The price of silver, as each price, is determined by the market forces of demand and supply. The demand is the amount of a good demanded for purchase at each price. Therefore, the demand for silver is the amount of silver demanded for purchase at each price. The silver demand is often analyzed on an annual basis and divided into jewelry demand and silverware, industrial demand, and coins and bars.
The silverware demand is a demand for silver tableware. Silver is malleable and has high luster and reflectivity, so it is a perfect choice for jewelry and silverware, especially that it is significantly less expensive than gold. Its antibacterial properties are another reason why jewelry and silverware are two traditional uses of silver.
Silver Jewelry Demand
The jewelry demand is a demand for silver for jewelry production. In the financial press, there are countless articles claiming that demand for jewelry drive silver prices. However, consumers do not drive prices, because when prices rise, they buy less, and vice versa. Indeed, the rising prices of silver in the 1970s and 2000s coincided with declining jewelry demand, while the bear market in 1980s and 1990s was accompanied with steady rise in demand for jewelry (see the chart below).
Chart 1: Jewelry and silver demand (in million ounces; red line, right axis) and average annual silver prices (blue line, left axis) from 2008 to 2017.
Silver Industrial Demand
The industrial demand is a demand for silver for industrial or technical applications. Silver is used in electronics (because it has the highest electrical and thermal conductivity of all metals), in photography (silver halides are photosensitive), medicine (silver has antibacterial properties), in the production of high-quality mirrors (silver has high optical reflectivity), in the chemical industry (silver has fine catalytic properties), or in brazing and soldering (due to silver’s high tensile strength and ductility.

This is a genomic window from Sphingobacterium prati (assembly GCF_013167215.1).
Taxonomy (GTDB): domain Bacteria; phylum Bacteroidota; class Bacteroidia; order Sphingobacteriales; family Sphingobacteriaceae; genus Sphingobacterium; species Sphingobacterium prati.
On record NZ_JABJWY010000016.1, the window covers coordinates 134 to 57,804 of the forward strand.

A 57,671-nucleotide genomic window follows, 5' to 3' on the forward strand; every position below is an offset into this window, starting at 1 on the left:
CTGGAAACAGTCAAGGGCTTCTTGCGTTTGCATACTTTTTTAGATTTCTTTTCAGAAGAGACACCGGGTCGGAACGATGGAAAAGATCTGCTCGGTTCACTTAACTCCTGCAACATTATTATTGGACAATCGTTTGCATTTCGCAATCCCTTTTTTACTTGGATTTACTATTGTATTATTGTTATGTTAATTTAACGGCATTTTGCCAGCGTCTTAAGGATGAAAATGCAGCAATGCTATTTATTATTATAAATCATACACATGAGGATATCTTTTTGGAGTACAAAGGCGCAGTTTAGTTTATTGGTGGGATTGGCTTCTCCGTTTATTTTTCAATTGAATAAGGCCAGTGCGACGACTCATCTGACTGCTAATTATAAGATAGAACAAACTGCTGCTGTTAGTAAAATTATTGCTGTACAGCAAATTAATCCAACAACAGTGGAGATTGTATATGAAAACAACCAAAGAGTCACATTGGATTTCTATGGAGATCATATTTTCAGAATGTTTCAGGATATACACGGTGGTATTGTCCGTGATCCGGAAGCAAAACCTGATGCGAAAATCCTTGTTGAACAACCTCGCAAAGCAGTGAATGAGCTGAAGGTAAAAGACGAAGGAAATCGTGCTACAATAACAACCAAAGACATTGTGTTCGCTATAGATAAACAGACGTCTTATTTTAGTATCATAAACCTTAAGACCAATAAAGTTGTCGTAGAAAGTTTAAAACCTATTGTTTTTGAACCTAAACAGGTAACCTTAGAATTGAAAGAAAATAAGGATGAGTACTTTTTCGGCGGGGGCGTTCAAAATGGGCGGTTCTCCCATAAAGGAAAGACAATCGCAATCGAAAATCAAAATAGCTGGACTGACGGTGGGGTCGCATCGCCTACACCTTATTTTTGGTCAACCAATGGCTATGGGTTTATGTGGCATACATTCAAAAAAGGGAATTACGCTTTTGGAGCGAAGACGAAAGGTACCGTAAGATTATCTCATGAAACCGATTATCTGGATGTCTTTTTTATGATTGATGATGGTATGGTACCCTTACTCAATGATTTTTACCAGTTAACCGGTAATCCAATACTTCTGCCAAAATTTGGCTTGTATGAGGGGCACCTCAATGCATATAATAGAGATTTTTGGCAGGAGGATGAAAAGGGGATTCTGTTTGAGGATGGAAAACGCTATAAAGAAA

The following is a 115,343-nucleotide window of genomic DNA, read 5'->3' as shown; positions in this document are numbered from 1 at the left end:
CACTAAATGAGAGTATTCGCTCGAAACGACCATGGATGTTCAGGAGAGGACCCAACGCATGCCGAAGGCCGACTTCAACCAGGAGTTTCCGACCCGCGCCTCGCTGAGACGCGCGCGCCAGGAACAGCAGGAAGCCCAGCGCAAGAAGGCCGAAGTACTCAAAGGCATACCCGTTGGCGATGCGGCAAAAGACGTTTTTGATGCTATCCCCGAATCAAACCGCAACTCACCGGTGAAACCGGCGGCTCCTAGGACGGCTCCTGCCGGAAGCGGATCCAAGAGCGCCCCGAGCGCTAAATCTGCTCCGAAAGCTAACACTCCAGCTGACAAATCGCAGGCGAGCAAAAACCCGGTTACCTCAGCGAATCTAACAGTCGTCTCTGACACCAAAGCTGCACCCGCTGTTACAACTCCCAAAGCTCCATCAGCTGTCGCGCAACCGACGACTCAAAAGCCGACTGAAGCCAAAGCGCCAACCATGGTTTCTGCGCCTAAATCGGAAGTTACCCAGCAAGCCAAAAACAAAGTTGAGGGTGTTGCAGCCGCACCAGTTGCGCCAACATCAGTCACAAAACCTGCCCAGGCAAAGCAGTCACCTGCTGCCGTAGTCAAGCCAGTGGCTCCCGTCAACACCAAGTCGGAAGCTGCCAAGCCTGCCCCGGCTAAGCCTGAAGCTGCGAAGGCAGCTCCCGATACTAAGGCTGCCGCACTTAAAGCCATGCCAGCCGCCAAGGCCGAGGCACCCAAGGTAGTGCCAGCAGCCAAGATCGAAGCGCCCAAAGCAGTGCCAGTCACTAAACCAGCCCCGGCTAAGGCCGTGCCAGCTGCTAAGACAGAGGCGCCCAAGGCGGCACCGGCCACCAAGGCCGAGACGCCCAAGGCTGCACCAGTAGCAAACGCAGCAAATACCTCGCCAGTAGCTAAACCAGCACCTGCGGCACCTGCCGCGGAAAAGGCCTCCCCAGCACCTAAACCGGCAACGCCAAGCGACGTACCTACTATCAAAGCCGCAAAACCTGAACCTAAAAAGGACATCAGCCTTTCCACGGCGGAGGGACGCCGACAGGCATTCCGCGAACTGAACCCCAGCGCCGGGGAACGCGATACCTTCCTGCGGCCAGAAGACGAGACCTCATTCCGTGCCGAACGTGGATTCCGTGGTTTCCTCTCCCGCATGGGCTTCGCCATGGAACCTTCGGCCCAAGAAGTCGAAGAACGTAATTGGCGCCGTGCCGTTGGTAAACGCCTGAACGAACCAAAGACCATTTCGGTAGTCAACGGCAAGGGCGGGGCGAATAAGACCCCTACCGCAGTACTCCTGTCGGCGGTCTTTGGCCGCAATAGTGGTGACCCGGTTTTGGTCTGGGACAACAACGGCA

The industrial demand does affect the price of silver, as the metal is widely used in the industry. However, silver has dual nature: it is not only an industrial commodity, but also a monetary asset. This is why it has strong positivewith the price of gold, which is not driven by technology. The link between industrial demand and the prices of silver is, thus, not perfect, as the chart below shows.
Chart 2: Industrial demand (in million ounces; red line, right axis) and silver prices (blue line, left axis, annual averages in $) from 2008 to 2017.
Silver Investment Demand
The investment demand is a demand for silver for investment purposes. This is the most important category of demand for silver. What is crucial is the fact that the investment demand is much higher that reported by the Silver Institute or many analysts. Otherwise, how else do we explain the fact that the amount equal to annual mine supply is changing hands in a few weeks on thealone. Thus, silver should not be analyzed exclusively as a commodity, but investors should also take its monetary aspect into account. Just like with other monetary assets, the demand for silver comes from the marginal buyers. For instance, if the demand for silver increases it means that buyers of silver value the bullion more highly and thus are willing to pay higher price.
What does influence the demand of silver? We have already mentioned jewelry and technology. However, silver has very high positive correlation with gold (often more than 90 percent), its market is also influenced, just like gold, by investment factors such as: the, the U.S. dollar exchange rate, the , and so on. For example, when people lose the confidence in the U.S. economy, they could buy gold and silver more willingly.
Silver Physical Investment Demand
The silver investment demand is made up of direct ownership of bars and coins, or indirect ownership via Exchange-Traded Funds () and similar products. The former component is known as silver physical investment demand. Silver bars and coins are viewed as a store of value asset by many investors. In particular, if somebody does not trust the contemporary monetary system, physical silver seems to be an interesting investing alternative, especially that silver bars and coins are much cheaper than the gold ones.
Silver ETF Demand
Although physical silver is an ultimate safe haven hedging against the collapse of the financial system, many investors prefer investing in silver ETFs. They invest primarily in hard silver assets, which are held in trust by the fund manager or a custodian, and aim to track the price of silver. The main reason behind the silver ETF demand is to have exposure to silver prices but with greater convenience – it is much easier to build and liquidate positions in silver ETF than in case of physical silver. The biggest and probably the best known silver ETF is iShares Silver Trust.
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